MOSQUITO PREVENTION CRITERIA
1. Sedimentation ponds and retention basins may be any shape but should not have small coves or irregularities around their perimeters.
2. Ponds/basins should be designed to be emptied by gravity or pumping for cleaning or drying and have graded bottoms so all water can be removed.
3. Side slopes of excavations and levees should be as steep as possible, consistent with soil characteristics and risk factors of slope failure.
4. Ponds/basins should be kept dry during the period between April 1 and November 1. This serves to prevent mosquito production and substantially reduce the efforts required to keep the vegetation under control.
5. Where steep side slopes cannot be economically achieved, the slopes should be adequately constructed to support maintenance vehicular traffic.
6. The top width of embankments should be a minimum of 12 feet and should be adequately constructed to support vehicular traffic.
7. An access ramp should be provided on an inside slope for launching a small boat for mosquito control.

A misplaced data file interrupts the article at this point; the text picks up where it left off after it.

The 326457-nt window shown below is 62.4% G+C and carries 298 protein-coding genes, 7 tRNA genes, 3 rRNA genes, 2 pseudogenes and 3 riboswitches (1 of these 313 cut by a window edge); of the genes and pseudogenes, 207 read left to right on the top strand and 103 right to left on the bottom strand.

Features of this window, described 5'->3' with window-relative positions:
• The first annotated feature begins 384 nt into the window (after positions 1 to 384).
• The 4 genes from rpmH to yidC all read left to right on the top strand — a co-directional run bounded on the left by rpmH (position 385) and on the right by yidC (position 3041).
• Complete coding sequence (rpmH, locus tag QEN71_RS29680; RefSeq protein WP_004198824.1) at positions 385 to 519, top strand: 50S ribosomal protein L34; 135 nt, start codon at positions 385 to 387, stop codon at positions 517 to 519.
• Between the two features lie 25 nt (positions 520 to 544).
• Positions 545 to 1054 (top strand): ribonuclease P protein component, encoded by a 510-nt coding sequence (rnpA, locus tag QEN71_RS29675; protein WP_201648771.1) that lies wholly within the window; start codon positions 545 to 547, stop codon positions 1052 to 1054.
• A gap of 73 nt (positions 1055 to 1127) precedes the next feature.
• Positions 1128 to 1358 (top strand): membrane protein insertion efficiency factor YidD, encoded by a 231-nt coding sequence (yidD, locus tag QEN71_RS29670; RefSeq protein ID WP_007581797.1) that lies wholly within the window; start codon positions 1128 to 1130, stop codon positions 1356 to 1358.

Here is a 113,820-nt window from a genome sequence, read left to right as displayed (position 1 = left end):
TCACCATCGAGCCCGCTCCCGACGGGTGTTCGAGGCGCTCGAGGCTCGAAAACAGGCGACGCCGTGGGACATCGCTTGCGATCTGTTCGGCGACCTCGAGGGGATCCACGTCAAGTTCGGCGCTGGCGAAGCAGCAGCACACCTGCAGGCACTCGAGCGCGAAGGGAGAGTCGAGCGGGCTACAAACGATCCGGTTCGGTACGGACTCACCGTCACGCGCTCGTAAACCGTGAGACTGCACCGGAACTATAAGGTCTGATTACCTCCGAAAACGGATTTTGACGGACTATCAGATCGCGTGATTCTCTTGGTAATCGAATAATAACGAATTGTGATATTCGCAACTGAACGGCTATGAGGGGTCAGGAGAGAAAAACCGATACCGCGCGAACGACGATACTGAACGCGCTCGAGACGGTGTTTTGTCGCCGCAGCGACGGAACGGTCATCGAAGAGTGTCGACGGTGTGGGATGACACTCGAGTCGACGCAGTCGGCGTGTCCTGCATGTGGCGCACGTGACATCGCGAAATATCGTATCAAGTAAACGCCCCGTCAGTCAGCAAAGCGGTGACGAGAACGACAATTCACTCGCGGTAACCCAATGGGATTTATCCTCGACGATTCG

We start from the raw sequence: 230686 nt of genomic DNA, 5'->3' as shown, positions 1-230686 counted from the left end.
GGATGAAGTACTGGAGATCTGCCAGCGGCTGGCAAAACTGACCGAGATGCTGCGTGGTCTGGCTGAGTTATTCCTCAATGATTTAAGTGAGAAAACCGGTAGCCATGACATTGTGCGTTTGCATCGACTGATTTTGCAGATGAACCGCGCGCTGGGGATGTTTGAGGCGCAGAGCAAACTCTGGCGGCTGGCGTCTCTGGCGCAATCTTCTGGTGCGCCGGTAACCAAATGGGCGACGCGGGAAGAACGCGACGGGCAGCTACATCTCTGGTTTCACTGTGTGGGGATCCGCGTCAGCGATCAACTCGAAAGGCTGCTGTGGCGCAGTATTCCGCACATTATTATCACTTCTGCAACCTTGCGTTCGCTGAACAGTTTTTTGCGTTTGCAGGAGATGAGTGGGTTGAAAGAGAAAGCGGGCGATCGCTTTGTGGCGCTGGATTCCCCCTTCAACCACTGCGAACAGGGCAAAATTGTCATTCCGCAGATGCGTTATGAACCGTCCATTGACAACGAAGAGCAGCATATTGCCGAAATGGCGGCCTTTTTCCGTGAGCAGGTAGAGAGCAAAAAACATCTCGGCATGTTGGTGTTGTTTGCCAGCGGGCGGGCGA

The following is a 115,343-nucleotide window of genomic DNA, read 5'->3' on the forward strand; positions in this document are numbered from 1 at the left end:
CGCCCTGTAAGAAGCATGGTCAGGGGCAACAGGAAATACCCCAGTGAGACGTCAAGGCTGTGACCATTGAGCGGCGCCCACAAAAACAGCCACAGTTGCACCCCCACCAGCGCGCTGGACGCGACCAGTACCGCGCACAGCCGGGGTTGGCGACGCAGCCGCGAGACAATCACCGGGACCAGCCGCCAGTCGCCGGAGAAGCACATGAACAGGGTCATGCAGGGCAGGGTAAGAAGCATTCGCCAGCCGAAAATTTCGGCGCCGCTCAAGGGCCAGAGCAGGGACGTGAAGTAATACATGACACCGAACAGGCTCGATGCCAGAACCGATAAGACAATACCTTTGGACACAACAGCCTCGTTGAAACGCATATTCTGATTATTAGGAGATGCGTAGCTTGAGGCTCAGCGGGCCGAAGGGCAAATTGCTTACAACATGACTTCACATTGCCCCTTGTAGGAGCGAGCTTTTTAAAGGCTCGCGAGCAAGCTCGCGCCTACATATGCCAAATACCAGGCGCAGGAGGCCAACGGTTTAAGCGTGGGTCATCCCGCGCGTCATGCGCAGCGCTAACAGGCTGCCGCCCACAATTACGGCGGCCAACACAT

8. Ponds designed for long term storage should have a minimum storage depth of 4 feet.
9. A maintenance program for weed and erosion control along inner slopes is essential.
10. All accumulation of dead algae, vegetation and debris should be routinely removed from the impounded water surface and properly disposed.
Water Conveyance Facilities
2. Ditches should be sized and graded for adequate flow and must not be used for water storage.
3. Unpressurized and low pressure pipelines, commonly used in irrigation distribution systems, should be designed to be emptied when not in use and should not be used for water storage because of the mosquito breeding potential in the partially filled pipes.
* This ordinance became effective on January 25, 1980 and is binding on all grading and vegetative removal activities in the county. It is Erosion Control Ordinance 1087 and is contained in Chapter 31 of the Solano County Code, Article III, Section 31-300.
The preceding mosquito prevention criteria are intended only to offer guidance when considering the development of design options during the planning process for projects. Be advised that these practices have been found to be effective, however, once the project has been completed it is essential that conscientious maintenance and management practices be followed to help ensure the successful prevention of mosquito production.
Be further advised that under the California Health and Safety Code (Sections 2274 et. seq.) the responsibility for the cost of mosquito control may fall on the property owner.